Since I skipped a teaching point in October, this month I’ll use the same image to write about two different things. It’s a Two-fer Teaching Point!
First up, graduated filters. With virtual graduated filters now built into Lightroom and almost every other post processing product that people use these days, I often get asked whether or not it’s still useful to bring them into the field.
Yes, absolutely. This image is a good example of why. That’s the moon up there in the sky, and in this pre-dawn exposure the foreground is massively lower in light than the sun reflecting off the moon. I didn’t use a graduated neutral density filter on this shot, and the moon therefore is a complete blow out. No amount of Highlight recover is going to give it any detail back.
Of course, even a three-stop graduated ND filter might not have saved it in this case. A two-step would (and did) save it several minutes later as the light rose a bit in the foreground. But I like the gentle feel of the pre-dawn light in this image better, so I’m kicking myself about not doing something about that moon. I could have brought the sky exposure down three stops with the filter and the overall exposure down another three stops. Then I’d have to post process the foreground upwards. But the latest Sony sensors can handle that pretty easily.
So, yes, I still recommend that landscape shooters carry graduated ND filters with them. (My preferred filter most of the time is a two-stop soft [advertising link], but Singh-Ray also makes hard edge plus one and three stop versions, and often carry a mix in the field). I also tend to recommend you carry a circular polarizer with you for dealing with unwanted reflections, too. But that’s about it in terms of filters I use regularly in the field any more. Everything else can be done as well in post these days, often better.
Okay, I promised two teaching points.
You’ll note that this is another 16:9 aspect ratio (well, close, I cropped a bit). These days I’m often composing in this aspect ratio, and as I’ve noted that might be because of my filmmaking background: I like wide screens and I will not lie…
What did the full frame look like?
You’ll note a couple of things. Even here I was trying to keep to near 16:9 (bottom of the full image; the top sky is superfluous and doesn’t add anything). The reason for this was simple: I had the reflection of the Tetons, shouldn’t I also have the reflection of the sky and moon?
Unfortunately, this led to a lot of not-so-great bits being added to the framing:
I’ve got that “nothing sky” at the top. On the bottom, I’ve got near bank weeds sticking up into the reflections, but not the bank itself (I do have the near bank in another shot, which I like less). And note the mountains: the core of the Tetons are the four peaks in the middle. The echo at the left is a bit weak, and it really doesn’t hold the eye at the border. Which is why I cropped thusly:
A strong, below middle-of-frame horizontal base, with a clear diagonal leading you up into the sky above the main peaks. Enough reflection to tell you how tranquil it was, but not a slavish complete echo reflection. The action is at the top of the frame: trees, peaks, lit sky, moon. The composition is built to emphasize that.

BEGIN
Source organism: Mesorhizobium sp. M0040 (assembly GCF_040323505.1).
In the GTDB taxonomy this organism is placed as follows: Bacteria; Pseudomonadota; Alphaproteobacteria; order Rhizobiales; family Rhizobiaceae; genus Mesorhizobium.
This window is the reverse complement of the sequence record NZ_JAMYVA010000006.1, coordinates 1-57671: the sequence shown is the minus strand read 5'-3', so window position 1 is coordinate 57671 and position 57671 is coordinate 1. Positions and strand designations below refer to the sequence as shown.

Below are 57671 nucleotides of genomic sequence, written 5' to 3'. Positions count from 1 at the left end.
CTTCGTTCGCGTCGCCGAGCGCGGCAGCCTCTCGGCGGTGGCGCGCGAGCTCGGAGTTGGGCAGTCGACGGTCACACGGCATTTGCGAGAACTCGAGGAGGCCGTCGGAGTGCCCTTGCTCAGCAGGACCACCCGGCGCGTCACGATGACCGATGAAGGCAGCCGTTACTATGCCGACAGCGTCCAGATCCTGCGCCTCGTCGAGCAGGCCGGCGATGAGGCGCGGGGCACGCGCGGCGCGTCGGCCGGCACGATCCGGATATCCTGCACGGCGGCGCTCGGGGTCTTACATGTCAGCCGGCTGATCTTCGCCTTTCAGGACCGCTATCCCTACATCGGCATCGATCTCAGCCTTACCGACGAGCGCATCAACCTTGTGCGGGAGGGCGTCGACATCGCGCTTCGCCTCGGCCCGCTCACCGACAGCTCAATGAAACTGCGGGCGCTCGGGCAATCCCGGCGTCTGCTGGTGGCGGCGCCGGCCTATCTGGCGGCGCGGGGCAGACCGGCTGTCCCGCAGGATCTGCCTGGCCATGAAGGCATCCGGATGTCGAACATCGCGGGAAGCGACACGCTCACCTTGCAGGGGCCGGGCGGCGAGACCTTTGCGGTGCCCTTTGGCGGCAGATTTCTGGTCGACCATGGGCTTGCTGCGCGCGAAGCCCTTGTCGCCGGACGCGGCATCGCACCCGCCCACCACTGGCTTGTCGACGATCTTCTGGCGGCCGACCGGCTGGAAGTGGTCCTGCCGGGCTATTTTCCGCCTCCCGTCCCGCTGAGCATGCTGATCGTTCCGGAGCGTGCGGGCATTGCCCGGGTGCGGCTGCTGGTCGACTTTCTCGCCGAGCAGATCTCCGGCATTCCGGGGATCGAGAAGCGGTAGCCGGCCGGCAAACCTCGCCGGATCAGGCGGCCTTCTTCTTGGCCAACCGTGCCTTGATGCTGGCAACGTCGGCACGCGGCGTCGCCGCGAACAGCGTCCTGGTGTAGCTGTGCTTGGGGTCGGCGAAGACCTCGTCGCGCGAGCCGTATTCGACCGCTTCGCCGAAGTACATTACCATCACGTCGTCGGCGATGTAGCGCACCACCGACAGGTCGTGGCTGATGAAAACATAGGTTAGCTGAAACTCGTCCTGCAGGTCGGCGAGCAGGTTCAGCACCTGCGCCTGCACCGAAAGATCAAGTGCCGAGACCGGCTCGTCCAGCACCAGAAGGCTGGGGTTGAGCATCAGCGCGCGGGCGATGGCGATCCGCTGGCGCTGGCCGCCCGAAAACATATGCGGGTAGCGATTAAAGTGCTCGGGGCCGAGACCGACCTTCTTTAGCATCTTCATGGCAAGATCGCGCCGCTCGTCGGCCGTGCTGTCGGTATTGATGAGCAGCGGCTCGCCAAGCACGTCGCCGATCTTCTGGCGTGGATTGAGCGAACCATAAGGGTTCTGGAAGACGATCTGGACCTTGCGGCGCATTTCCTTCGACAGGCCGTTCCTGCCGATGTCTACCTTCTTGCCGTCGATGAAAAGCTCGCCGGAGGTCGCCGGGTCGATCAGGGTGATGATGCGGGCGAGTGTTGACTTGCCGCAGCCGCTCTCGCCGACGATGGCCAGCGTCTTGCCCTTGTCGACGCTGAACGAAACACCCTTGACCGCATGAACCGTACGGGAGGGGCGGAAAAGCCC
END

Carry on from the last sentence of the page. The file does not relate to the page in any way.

I’ve got better images from this shooting session, but I wanted to show this one because it’s a work in progress and better indicates where I was starting from and the teaching points I was trying to put into practice. I started with no graduated filter, which was a mistake. I started by being too slavish to the reflections and not seeing that strong diagonal drive.
The real trick in the field is to keep working. Keep asking yourself what’s sub-optimal, what’s not working. Some of it will be technical, as in the moon exposure here. Some of it will be emotional, as in the composition.
In a situation like this I probably had less than ten minutes of decent color. Thus, you need to be relatively disciplined at working the scene. First, I’ve been to this location many times before, so I knew what I was dealing with in terms of subject and where I wanted to be. Indeed, I had been there the day before, so I knew the current state of vegetation and water and snow, and from the weather forecast had a reasonably good idea that I should be there the next morning. So get all those things out of the way before the magic light time comes.
Then as the light gets close to where you want it, make sure you work through the technical things quickly. Aperture, focus point (and thus DOF from those two things), exposure, filtration if needed, leveling of the tripod (or not), ISO and white balance settings, etc. Have a checklist, real or mental, so that you work through them all.
Finally, take the shot (a previous teaching point). But don’t stop working. Now you’re trying to work compositionally and emotionally while the light is at its best. Which areas you’ve framed support what you’re doing, which don’t?
One of the mistakes I find amateurs making is that they get tripod locked. They set up their tripod in that spot, the light is right, so they spend all their time while the light is best discovering that they didn’t set something, set something wrong, or worse, just take multiple images of the same exact thing, perhaps varying one thing, such as exposure. One of the things I learned from Galen Rowell was this: once you’ve got this shot, move on. Find another shot. It might be better. That’s exactly what I did this morning, and exactly what happened.
Still: work the technical before you need it (e.g. DOF, filtration, etc.), then work the emotional as it happens (e.g. magic light). Only after you’ve accomplished that is it time to move on. But if you can get as much of the technical done before the light is optimum, you can spend all your time on the emotional when the light is optimal. And again, once you’ve got the shot, move on and bag another.